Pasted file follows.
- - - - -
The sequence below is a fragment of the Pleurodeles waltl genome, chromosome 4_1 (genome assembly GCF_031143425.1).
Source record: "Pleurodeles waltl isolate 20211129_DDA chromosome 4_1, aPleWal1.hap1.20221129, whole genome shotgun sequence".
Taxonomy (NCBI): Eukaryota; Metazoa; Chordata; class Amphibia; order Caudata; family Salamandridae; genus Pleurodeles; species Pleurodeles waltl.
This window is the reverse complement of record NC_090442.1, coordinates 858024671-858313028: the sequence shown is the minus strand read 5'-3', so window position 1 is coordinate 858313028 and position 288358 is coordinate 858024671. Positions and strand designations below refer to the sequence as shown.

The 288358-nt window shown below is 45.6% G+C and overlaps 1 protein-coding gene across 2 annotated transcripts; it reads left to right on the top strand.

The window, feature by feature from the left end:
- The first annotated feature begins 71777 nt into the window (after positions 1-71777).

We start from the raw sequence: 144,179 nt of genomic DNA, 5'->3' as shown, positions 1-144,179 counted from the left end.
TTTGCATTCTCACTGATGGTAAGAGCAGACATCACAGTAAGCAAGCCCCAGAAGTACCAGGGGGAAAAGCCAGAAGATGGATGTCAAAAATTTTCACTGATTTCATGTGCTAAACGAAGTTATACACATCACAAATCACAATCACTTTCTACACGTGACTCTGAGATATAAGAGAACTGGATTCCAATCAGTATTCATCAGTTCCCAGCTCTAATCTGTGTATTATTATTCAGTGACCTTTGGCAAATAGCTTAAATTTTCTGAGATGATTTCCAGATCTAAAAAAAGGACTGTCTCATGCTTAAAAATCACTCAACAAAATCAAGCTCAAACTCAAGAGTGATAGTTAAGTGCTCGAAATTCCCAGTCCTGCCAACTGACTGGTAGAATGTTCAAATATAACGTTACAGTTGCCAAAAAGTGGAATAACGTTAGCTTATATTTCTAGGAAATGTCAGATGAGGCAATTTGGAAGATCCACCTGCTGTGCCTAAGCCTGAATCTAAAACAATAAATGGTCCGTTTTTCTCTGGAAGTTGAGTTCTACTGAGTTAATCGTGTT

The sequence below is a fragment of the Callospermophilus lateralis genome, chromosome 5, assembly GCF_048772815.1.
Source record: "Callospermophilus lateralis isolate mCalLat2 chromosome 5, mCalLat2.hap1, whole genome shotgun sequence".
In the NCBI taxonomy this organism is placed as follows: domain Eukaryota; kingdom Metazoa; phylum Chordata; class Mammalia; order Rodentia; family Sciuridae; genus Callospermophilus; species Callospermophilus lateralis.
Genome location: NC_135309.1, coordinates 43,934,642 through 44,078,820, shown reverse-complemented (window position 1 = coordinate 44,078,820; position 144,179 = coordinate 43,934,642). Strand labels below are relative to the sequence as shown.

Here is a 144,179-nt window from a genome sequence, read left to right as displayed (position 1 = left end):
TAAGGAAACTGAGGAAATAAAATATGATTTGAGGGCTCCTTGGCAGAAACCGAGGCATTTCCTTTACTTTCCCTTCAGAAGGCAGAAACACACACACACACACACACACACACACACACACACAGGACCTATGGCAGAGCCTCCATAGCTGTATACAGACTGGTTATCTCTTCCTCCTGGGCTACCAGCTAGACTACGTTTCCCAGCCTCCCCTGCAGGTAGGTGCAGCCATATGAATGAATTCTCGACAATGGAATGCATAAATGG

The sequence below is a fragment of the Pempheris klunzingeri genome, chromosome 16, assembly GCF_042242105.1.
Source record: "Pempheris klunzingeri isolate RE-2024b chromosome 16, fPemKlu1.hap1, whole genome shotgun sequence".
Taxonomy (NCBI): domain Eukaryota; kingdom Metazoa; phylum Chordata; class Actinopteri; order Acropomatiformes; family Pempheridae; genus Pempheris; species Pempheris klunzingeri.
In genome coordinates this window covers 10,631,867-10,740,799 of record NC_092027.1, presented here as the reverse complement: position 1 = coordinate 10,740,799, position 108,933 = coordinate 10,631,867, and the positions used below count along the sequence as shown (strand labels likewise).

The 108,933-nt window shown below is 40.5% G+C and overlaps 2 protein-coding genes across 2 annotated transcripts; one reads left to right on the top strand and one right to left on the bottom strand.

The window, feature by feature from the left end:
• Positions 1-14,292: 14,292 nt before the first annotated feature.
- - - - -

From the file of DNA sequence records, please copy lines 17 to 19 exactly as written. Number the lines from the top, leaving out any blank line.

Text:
Source record: "Pempheris klunzingeri isolate RE-2024b chromosome 16, fPemKlu1.hap1, whole genome shotgun sequence".
Taxonomy (NCBI): domain Eukaryota; kingdom Metazoa; phylum Chordata; class Actinopteri; order Acropomatiformes; family Pempheridae; genus Pempheris; species Pempheris klunzingeri.
In genome coordinates this window covers 10,631,867-10,740,799 of record NC_092027.1, presented here as the reverse complement: position 1 = coordinate 10,740,799, position 108,933 = coordinate 10,631,867, and the positions used below count along the sequence as shown (strand labels likewise).